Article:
Really was a great show, pity its only been shown in Aus & NZ (AFAIK)

Cheers
Fozzi

Michael Rogers

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Jul 15, 2003, 8:02:36 PM7/15/03
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Omphalos wrote:
>
> In the Star Trek universe, there is the paradigm that believes that, with
> adequate science and technology, we can bring equality and utopia to every
> man, woman, child, animal, and plant in existence.
>
> But, as history has shown us, no matter how much science and technology
> you have, a utopia in inconceivable. A utopia is an unrealistic dream that
> disregards human nature. This is Star Trek's greatest fault even though it
> has many things in its favor.


Star Trek's message is that human nature will be able to evolve and be
able to utilize technology and economics in better ways then now.

Star Trek's Earth government is deliberately vague but it seems quite
Socialistic. Well, the only possible way Socialism could work is if
there was unlimited resources or the ability to transform useless
material into unlimited resources. That way Socialism would not be the
unfair process of taking something valueble from someone who produced it
and give it to someone that hadn't.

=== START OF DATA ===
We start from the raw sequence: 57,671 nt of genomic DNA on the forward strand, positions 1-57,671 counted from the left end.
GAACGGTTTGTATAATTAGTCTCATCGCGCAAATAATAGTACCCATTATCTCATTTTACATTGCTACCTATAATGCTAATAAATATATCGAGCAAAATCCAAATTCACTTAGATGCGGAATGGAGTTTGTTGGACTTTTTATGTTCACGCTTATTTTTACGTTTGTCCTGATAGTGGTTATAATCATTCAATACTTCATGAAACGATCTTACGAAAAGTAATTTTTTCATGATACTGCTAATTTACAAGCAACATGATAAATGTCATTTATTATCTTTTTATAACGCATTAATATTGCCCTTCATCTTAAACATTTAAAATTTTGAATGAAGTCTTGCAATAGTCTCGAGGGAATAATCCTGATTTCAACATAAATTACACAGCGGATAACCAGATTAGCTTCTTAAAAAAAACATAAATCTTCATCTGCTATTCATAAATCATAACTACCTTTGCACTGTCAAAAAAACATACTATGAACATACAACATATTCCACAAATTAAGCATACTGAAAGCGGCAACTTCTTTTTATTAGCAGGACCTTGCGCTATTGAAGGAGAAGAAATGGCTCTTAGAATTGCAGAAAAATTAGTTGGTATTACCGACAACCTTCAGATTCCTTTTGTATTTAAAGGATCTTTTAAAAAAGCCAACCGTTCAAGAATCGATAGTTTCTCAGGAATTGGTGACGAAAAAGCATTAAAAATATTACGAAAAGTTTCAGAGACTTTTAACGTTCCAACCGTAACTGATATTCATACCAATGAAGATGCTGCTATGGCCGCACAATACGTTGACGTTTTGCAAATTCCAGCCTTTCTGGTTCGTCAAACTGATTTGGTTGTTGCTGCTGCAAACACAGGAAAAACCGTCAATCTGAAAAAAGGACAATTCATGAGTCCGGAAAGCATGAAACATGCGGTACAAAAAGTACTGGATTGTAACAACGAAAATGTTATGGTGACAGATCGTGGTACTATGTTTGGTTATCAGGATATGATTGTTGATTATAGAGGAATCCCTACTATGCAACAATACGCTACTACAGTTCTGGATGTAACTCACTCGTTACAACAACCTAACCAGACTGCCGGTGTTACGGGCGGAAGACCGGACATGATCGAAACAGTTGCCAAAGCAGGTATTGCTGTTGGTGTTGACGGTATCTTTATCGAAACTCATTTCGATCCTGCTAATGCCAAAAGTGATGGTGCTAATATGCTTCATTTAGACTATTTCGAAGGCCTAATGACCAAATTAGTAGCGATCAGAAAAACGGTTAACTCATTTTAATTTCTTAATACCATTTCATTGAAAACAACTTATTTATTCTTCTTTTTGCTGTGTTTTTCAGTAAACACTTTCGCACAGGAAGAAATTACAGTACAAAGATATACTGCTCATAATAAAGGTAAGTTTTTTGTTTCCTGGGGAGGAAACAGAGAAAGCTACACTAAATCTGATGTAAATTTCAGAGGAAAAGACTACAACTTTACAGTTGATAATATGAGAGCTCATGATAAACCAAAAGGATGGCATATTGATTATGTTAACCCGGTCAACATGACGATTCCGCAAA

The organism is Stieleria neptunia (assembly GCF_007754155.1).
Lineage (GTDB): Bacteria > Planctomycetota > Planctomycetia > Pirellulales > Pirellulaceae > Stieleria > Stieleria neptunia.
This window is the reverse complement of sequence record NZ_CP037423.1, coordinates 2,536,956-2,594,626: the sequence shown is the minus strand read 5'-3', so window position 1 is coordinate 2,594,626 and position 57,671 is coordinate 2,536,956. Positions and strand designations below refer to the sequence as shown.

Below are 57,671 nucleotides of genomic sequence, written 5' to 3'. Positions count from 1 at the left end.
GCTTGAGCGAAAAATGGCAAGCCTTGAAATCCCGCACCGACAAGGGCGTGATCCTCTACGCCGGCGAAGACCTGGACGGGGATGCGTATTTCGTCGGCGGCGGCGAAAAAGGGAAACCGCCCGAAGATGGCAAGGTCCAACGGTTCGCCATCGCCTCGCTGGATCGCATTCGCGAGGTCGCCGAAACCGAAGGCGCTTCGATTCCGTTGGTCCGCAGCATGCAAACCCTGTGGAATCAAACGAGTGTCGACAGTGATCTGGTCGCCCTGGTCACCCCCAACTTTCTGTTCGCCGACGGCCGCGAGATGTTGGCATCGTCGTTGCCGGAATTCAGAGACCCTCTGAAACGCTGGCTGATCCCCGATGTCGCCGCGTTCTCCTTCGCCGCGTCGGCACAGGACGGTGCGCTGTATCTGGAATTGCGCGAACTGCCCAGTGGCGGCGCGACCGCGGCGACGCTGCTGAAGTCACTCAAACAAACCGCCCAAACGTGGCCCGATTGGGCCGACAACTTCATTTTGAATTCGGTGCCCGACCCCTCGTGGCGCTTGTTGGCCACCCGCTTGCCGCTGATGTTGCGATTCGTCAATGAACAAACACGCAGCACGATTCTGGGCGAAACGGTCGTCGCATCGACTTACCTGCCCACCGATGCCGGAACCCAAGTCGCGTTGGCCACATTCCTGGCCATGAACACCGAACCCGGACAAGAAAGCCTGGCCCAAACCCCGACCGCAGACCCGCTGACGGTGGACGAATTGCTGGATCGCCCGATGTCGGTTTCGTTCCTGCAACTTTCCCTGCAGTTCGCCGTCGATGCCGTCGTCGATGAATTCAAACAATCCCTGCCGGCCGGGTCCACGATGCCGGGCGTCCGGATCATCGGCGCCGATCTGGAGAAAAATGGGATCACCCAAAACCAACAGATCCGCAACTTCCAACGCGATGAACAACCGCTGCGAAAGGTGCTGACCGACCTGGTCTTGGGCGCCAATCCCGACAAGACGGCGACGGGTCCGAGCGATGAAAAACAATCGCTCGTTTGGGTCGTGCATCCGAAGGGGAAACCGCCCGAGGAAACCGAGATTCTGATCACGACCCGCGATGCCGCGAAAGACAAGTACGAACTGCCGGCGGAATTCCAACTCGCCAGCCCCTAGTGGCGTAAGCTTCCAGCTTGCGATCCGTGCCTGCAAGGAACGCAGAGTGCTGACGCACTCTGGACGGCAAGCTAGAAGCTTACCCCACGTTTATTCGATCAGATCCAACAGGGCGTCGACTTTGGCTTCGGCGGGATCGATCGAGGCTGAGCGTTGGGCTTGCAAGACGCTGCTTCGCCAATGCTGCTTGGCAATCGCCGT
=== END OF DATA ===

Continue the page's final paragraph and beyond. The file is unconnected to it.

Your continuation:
It would also find a way to overcome the suppressing nature of Socialism
to individual achievement and innovation.

It is established, at least in TNG, that they can replicate many things
from "bulk matter", including food. So, that gives a solution to problem
number 1.

The other step is believing that human nature can evolve to solve
problem number 2 and I believe it can.

But hey, this is just an answer to a conclusion I do not believe in the
first place:

That because "Star Trek" aspires to show an arguably unreachable ideal,
it is flawed... come on now.

Mike

Janet Smith

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Jul 15, 2003, 8:16:27 PM7/15/03
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"Omphalos" <omph...@fnc.com> wrote in message
news:Xns93B9B...@130.133.1.4...
:: I think that Star Trek would be a much better show if they got rid of the

: things I mentioned above. Please don't tell me that I'm the only one who
: feels like this!

You are not the only person who feels that way for sure, but at the same
time Gene's optimistic vision of the future is what makes Trek unique. I
don't believe in some hypothetical idea of perfection either. At the very
least, there will always be those people who find perfection annoying.
However, there is always room for belief that things can be better.

As for the PD, I do think it has been overdone.


---
Outgoing mail is certified Virus Free.
Checked by AVG anti-virus system (http://www.grisoft.com).
Version: 6.0.501 / Virus Database: 299 - Release Date: 7/14/2003


The Macho Milquetoast